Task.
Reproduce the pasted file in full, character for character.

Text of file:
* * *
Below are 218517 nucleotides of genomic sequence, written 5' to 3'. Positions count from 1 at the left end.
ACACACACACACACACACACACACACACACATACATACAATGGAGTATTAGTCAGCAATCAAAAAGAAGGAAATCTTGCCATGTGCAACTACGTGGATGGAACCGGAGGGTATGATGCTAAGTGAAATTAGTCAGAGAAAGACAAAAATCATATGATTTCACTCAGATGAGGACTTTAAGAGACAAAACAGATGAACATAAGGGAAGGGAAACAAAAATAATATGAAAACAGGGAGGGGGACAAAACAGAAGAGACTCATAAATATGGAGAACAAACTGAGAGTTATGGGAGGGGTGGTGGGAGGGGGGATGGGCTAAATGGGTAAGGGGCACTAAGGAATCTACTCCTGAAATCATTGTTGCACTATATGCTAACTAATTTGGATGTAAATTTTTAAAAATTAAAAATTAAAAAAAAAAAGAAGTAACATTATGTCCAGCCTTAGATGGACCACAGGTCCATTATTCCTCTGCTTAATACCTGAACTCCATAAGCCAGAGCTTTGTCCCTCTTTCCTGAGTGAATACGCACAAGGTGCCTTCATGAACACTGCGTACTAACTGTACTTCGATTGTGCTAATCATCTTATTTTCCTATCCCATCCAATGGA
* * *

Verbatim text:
Below are 218517 nucleotides of genomic sequence, written 5' to 3'. Positions count from 1 at the left end.
ACACACACACACACACACACACACACACACATACATACAATGGAGTATTAGTCAGCAATCAAAAAGAAGGAAATCTTGCCATGTGCAACTACGTGGATGGAACCGGAGGGTATGATGCTAAGTGAAATTAGTCAGAGAAAGACAAAAATCATATGATTTCACTCAGATGAGGACTTTAAGAGACAAAACAGATGAACATAAGGGAAGGGAAACAAAAATAATATGAAAACAGGGAGGGGGACAAAACAGAAGAGACTCATAAATATGGAGAACAAACTGAGAGTTATGGGAGGGGTGGTGGGAGGGGGGATGGGCTAAATGGGTAAGGGGCACTAAGGAATCTACTCCTGAAATCATTGTTGCACTATATGCTAACTAATTTGGATGTAAATTTTTAAAAATTAAAAATTAAAAAAAAAAAGAAGTAACATTATGTCCAGCCTTAGATGGACCACAGGTCCATTATTCCTCTGCTTAATACCTGAACTCCATAAGCCAGAGCTTTGTCCCTCTTTCCTGAGTGAATACGCACAAGGTGCCTTCATGAACACTGCGTACTAACTGTACTTCGATTGTGCTAATCATCTTATTTTCCTATCCCATCCAATGGA